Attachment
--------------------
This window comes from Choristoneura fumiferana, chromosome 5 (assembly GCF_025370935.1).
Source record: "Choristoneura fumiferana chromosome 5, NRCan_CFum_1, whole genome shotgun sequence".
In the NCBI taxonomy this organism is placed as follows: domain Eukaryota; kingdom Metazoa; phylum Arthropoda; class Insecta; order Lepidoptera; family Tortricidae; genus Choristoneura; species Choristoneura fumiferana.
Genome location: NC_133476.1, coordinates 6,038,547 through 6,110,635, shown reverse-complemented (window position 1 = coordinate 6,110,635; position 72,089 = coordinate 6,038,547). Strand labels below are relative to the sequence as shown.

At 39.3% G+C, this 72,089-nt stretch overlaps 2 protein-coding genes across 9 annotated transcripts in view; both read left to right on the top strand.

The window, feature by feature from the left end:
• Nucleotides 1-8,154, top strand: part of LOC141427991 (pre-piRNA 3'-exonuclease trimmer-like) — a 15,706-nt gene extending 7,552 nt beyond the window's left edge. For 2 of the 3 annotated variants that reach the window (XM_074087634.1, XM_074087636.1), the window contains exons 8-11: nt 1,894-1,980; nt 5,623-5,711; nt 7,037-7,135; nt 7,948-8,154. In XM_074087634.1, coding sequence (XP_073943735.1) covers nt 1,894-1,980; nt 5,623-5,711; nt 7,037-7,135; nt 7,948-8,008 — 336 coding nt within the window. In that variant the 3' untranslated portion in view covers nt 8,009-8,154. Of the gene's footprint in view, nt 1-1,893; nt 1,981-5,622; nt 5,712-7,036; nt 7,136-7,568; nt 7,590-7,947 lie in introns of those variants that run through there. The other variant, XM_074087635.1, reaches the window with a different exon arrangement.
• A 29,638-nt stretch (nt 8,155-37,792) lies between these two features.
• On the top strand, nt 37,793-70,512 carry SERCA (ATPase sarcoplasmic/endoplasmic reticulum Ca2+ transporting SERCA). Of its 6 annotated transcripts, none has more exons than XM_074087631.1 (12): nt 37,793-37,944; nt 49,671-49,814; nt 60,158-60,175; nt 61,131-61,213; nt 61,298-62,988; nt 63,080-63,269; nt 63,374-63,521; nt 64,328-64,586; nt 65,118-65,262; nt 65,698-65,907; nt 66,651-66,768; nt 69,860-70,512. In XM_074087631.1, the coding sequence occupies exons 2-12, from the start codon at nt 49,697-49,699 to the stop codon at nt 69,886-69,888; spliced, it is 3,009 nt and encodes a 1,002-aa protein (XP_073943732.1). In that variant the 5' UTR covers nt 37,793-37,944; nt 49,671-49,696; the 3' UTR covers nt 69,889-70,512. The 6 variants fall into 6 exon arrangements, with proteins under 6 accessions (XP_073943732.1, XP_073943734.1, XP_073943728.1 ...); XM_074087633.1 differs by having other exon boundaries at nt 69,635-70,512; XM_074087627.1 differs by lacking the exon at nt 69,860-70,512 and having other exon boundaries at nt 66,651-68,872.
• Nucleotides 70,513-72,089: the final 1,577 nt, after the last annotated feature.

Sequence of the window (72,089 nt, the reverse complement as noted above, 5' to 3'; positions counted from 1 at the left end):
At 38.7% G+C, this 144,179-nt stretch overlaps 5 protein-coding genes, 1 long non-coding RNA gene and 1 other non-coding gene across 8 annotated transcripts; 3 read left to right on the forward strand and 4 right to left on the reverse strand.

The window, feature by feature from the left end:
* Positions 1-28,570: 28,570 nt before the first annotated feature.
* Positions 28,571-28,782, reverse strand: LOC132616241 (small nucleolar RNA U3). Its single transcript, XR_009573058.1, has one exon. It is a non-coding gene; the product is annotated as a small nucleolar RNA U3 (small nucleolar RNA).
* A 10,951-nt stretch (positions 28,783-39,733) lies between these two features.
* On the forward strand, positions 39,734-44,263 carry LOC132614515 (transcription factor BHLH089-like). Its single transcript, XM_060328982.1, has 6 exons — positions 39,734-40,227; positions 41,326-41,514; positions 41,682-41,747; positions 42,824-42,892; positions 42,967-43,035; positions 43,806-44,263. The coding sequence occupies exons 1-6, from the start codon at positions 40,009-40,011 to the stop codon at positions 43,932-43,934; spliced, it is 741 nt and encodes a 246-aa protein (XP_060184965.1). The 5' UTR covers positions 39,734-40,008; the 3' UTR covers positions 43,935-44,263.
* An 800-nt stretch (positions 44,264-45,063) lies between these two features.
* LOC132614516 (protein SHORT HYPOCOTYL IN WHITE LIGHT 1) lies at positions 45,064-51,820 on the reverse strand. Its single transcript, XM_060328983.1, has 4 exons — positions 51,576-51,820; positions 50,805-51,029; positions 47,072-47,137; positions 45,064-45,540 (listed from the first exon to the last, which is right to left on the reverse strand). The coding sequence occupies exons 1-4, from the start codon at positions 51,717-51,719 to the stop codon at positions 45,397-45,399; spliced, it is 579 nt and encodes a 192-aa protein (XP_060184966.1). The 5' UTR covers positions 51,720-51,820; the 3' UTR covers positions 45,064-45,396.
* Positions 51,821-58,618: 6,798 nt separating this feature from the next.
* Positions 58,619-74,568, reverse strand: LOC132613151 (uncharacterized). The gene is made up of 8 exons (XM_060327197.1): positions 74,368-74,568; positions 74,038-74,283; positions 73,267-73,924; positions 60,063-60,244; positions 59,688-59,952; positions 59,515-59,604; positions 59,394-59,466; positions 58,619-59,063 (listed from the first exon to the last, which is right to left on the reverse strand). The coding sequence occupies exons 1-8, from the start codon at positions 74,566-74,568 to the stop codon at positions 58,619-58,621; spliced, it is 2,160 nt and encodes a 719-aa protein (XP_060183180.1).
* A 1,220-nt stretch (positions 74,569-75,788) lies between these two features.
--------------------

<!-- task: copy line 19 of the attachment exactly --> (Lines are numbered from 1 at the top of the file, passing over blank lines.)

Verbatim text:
* LOC132614516 (protein SHORT HYPOCOTYL IN WHITE LIGHT 1) lies at positions 45,064-51,820 on the reverse strand. Its single transcript, XM_060328983.1, has 4 exons — positions 51,576-51,820; positions 50,805-51,029; positions 47,072-47,137; positions 45,064-45,540 (listed from the first exon to the last, which is right to left on the reverse strand). The coding sequence occupies exons 1-4, from the start codon at positions 51,717-51,719 to the stop codon at positions 45,397-45,399; spliced, it is 579 nt and encodes a 192-aa protein (XP_060184966.1). The 5' UTR covers positions 51,720-51,820; the 3' UTR covers positions 45,064-45,396.